What works for your desired trademark depends on where you want to be active in the future and depends on your market research for those respective areas.
As soon as your trademark is filled you can exercise ownership of your trademark, note that the rights of ownership at this point are temporarily pending your application.
Step 3: Publication
Your application will receive a deposit and case number and will be made public in the databases of the institution(s) that you have filled your trademark. The government organization will also check your trademark registration for possible legal violations.
Technically the governing body could refuse your application at this point and that you are required to make further changes. Once the government institution has approved your application, you will proceed to the next step.
Step 4: Opposition
The fourth step is a step that you have no control over. Once the trademark is published, opposing companies have the right to file for objection against your application. This opposition period usually lasts for 2-3 months, depending on where you file for your trademark.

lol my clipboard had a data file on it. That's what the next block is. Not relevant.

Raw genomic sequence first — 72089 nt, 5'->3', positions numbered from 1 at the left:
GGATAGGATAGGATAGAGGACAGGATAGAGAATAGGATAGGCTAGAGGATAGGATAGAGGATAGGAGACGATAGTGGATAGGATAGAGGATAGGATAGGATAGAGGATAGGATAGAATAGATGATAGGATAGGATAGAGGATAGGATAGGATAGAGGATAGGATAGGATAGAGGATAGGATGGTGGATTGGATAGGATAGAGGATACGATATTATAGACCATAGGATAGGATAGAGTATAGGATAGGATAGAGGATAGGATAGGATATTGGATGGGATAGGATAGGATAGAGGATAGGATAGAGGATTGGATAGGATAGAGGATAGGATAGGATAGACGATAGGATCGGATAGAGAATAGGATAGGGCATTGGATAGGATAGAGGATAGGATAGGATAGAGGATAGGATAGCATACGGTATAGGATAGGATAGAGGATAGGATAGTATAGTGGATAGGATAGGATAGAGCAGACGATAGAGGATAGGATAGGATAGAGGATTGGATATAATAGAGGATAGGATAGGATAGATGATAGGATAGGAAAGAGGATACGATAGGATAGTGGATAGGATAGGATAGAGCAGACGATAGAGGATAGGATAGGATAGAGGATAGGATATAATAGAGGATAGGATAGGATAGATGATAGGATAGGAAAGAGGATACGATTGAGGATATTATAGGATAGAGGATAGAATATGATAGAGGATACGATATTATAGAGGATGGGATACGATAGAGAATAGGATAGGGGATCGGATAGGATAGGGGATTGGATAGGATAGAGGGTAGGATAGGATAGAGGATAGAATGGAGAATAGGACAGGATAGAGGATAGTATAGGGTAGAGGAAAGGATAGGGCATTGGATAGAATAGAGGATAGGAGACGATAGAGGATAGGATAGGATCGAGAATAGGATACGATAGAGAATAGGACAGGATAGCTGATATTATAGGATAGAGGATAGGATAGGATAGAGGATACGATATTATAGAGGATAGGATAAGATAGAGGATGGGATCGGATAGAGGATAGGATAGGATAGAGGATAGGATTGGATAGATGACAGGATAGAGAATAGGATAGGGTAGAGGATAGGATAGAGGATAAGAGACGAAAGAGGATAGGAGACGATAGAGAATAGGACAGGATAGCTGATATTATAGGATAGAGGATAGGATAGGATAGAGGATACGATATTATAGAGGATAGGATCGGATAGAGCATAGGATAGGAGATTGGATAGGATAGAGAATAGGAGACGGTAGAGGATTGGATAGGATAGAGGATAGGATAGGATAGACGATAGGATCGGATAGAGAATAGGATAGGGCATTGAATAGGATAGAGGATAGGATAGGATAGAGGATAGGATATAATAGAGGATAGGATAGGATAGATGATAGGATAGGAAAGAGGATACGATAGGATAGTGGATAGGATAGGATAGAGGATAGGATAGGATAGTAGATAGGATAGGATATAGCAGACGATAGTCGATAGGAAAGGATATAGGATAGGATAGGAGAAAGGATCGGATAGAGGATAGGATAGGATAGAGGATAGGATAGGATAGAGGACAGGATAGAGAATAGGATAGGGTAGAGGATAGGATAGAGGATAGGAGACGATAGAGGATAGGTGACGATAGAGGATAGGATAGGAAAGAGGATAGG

When opposing companies object your application, you could be forced to make small changes in the classes of your trademark or the design of your logo. Risks here can be mitigated by ensuring that the prior market research you did in step 1 was diligent and that you specify your classes as precise as possible.
Step 5: Registration
Once the opposition period has finished the trademark is yours. You will receive a certificate that allows you to enforce your trademark in the future, and you are allowed to exercise definitely all ownership rights.
A trademark, just like other intellectual property rights, is a right that you need to enforce. In other words, you need to object other companies violating your rights or opposing you in a trademark application. You could work with a third party to ensure brand protection in the future.
Registering as a trademark can seem like a tedious process but is critical for the future of your brand and business. Trademark registration is not necessary for all types of business but if you are launching a distinctive service or a physical product, it could smart to register for a trademark.
I would advise working with a third party that has experience with filing for trademarks. It takes away a lot of the stress and if they know what they are doing it saves you both time and a headache. Good luck with your trademark registration or with making the decision whether you should file for a trademark or not. Stay awesome and looking forward to your next visit!